This Pollution-Absorbing Cement Could Clean Up Smoggy Cities

This space-age building has the ability to make the air cleaner — and just might be the future of green design.

Photo by Giacomo Carena/Flickr.

It’s a health concern that’s easy to ignore because we often can’t see it, but air pollution kills roughly 4.6 million people each year. In Italy alone, nearly 100,000 people died in 2012 as a result of poor air quality. For this reason and more, Italian scientists have teamed up with the building company Italcementi to create a type of concrete that draws pollutants right out of the air.

Here’s how it works: When the sun’s ultraviolet light comes in contact with the cement, it interacts with a titanium catalyst. This chemical reaction pulls in toxins and forms harmless salts that wash away when it rains. “Additionally, the mortar is made from 80% recycled aggregates, part of which consist of scraps from the cutting of Carrara marble, and therefore provide a superior brilliance compared to traditional white cements,” the company said in a statement.

This invention isn’t just in its early stages either. Designers built the Palazzo Italia in Milan in 2015 using the pollution-absorbing cement in an attempt to reduce the city’s apocryphal smog levels. According to innovation director Enrico Borgarello, the building used 9,000 square meters (or 2,200 tons) of the cement, which can remove the equivalent of smog emitted by 300 gas-powered cars each year. As an added bonus, the building uses 40% less energy than other high-rises and generates its own energy with the help of a solar-panel roof. According to early projections, using the material on 15% of Milan’s light-exposed surfaces could reduce the city’s smog levels by half.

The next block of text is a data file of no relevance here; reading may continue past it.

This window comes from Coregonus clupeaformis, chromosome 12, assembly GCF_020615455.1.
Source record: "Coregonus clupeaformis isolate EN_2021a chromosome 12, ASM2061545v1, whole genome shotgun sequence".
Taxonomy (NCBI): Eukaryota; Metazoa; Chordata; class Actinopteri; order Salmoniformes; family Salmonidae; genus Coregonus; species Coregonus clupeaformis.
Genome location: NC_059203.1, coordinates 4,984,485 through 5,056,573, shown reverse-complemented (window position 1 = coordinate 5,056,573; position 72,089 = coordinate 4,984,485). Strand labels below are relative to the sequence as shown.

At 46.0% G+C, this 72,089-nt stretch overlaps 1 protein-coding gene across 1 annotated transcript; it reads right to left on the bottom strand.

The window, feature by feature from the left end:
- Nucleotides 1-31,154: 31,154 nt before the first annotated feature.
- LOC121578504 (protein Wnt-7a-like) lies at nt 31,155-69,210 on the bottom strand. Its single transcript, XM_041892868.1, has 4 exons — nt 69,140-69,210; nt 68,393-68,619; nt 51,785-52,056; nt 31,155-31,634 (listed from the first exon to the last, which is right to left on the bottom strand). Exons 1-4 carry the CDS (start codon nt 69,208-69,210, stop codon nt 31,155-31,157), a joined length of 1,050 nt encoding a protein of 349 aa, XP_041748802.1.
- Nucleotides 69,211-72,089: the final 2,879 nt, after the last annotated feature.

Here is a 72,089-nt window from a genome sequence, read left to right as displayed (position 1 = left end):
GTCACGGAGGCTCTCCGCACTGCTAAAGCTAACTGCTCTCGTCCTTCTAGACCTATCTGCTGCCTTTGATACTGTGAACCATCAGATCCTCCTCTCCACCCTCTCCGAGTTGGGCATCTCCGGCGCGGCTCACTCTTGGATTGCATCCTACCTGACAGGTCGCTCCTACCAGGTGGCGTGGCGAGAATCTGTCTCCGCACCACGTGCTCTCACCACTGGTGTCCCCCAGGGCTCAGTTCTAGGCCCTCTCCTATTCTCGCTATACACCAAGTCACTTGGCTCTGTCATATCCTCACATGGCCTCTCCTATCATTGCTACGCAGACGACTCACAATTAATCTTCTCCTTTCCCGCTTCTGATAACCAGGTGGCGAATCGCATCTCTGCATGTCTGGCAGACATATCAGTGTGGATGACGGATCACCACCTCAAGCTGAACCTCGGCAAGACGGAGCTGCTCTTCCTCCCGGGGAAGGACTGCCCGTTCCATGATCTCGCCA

On top of all that, the building looks as futuristic as its materials would imply. With a bright white webbed design on its surface, the building is a novel addition to Milan’s stone-paved streets. Looking at it, you’d never know it is cleansing the air of harmful particles.

via Real Time with Bill Maher / YouTube and The Late Late Show with James Corden / YouTube

A controversial editorial on America's obesity epidemic and healthcare by comedian Bill Maher on his HBO show "Real Time" inspired a thoughtful, and funny, response by James Cordon. It also made for a great debate about healthcare that Americans are avoiding.

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Photo by Henry Sempangi Senyule

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Widjifake, a hard-to-reach village in northwestern Democratic Republic of Congo (DRC) with a population of 6,500, struggles with having consistent access to healthcare supplies due to the Congo River and its winding tributaries.

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via Keith Boykin / Twitter

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Some Fox anchors have hit back at the president over his criticisms. "Well, first of all, Mr. President, we don't work for you," Neil Cavuto said on the air. "I don't work for you. My job is to cover you, not fawn over you or rip you, just report on you."

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